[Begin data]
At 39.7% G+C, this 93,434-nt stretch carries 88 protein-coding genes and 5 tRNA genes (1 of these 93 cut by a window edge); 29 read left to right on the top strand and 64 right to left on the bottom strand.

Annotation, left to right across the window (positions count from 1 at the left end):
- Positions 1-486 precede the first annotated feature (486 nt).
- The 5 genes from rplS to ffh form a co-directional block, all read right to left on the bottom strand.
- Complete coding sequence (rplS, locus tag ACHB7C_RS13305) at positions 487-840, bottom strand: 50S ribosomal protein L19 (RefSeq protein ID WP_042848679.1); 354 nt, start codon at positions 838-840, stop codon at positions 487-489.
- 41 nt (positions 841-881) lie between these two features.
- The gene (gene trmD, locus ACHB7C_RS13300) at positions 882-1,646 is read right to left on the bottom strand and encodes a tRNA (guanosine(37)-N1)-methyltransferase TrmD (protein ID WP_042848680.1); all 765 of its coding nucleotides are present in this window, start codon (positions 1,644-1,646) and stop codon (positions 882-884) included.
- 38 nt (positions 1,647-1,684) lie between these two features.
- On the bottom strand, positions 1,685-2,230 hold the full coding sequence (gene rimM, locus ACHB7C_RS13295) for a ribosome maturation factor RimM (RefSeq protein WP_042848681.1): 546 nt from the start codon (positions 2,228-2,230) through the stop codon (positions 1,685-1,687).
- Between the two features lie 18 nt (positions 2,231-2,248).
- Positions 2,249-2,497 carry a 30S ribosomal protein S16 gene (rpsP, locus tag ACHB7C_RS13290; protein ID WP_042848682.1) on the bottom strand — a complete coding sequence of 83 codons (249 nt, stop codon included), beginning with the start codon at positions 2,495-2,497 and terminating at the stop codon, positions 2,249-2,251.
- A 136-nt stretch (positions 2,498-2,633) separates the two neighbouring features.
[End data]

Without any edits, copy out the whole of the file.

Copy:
At 39.7% G+C, this 93,434-nt stretch carries 88 protein-coding genes and 5 tRNA genes (1 of these 93 cut by a window edge); 29 read left to right on the top strand and 64 right to left on the bottom strand.

Annotation, left to right across the window (positions count from 1 at the left end):
- Positions 1-486 precede the first annotated feature (486 nt).
- The 5 genes from rplS to ffh form a co-directional block, all read right to left on the bottom strand.
- Complete coding sequence (rplS, locus tag ACHB7C_RS13305) at positions 487-840, bottom strand: 50S ribosomal protein L19 (RefSeq protein ID WP_042848679.1); 354 nt, start codon at positions 838-840, stop codon at positions 487-489.
- 41 nt (positions 841-881) lie between these two features.
- The gene (gene trmD, locus ACHB7C_RS13300) at positions 882-1,646 is read right to left on the bottom strand and encodes a tRNA (guanosine(37)-N1)-methyltransferase TrmD (protein ID WP_042848680.1); all 765 of its coding nucleotides are present in this window, start codon (positions 1,644-1,646) and stop codon (positions 882-884) included.
- 38 nt (positions 1,647-1,684) lie between these two features.
- On the bottom strand, positions 1,685-2,230 hold the full coding sequence (gene rimM, locus ACHB7C_RS13295) for a ribosome maturation factor RimM (RefSeq protein WP_042848681.1): 546 nt from the start codon (positions 2,228-2,230) through the stop codon (positions 1,685-1,687).
- Between the two features lie 18 nt (positions 2,231-2,248).
- Positions 2,249-2,497 carry a 30S ribosomal protein S16 gene (rpsP, locus tag ACHB7C_RS13290; protein ID WP_042848682.1) on the bottom strand — a complete coding sequence of 83 codons (249 nt, stop codon included), beginning with the start codon at positions 2,495-2,497 and terminating at the stop codon, positions 2,249-2,251.
- A 136-nt stretch (positions 2,498-2,633) separates the two neighbouring features.